It was also about this time that Nathan decided he wanted to fly powered aircraft and not gliders. The rub was not having a powered airplane and the two-year gap he needed to cover before being able to solo an airplane. The glider solo never took place and our time spent together with airplanes faded away.
To be transparent, my flying pretty much went away too.
Return to Flight
Nathan began looking at colleges at the end of his junior year of high school.
One day he sat his mother and I down to talk: “Mom, Dad, I want to go to college and become a pilot. I want to fly for a living. Oh yeah, there is a Taylorcraft for sale down at the airport. Price looks good and I can get started building time if we buy it. Dad, you can fly it too.”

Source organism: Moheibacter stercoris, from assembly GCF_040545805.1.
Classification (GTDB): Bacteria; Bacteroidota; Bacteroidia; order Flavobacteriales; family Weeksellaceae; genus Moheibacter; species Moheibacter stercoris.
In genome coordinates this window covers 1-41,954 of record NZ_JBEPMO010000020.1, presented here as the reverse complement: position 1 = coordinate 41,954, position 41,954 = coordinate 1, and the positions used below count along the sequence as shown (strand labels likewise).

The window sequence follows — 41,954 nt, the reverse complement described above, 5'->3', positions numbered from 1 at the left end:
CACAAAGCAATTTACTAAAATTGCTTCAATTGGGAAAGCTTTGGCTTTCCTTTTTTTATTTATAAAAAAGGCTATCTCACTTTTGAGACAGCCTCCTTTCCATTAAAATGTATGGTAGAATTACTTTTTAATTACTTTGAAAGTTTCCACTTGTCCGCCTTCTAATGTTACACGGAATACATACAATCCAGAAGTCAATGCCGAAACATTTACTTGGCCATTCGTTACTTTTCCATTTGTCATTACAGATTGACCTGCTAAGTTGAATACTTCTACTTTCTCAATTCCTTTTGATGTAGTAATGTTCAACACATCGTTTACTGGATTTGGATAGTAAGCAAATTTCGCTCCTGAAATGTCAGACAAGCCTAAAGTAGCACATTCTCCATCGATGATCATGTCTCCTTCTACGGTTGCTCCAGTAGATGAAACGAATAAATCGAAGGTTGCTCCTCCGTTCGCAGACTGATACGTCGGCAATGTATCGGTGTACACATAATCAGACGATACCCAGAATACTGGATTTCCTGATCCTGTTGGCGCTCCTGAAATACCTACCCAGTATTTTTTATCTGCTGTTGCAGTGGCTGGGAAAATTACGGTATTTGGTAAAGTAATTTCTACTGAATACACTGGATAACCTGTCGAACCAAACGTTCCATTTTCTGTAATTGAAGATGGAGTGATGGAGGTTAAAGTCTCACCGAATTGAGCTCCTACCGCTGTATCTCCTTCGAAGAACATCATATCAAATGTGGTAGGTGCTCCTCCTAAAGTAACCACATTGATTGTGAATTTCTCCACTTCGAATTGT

I actually stopped breathing in disbelief at what I was hearing. Then, catching myself, I made my feeble reply: “Okay, sounds great.”
A month later we became the proud owners of a 1946 Taylorcraft BC12-D. There wasn’t much arm twisting to head to the airport as we took almost any opportunity to become reacquainted with powered flight. In between lessons with a CFI, our time together in the airplane was him practicing and me keeping the flight legal.
On the day the new “TopGun Maverick” movie premiered, our house buzzed with a holiday-like energy. Before leaving for dinner we pre-gamed by watching the original film.
Walking to the car after the movie ended Nathan asked, “Can we fly tomorrow?”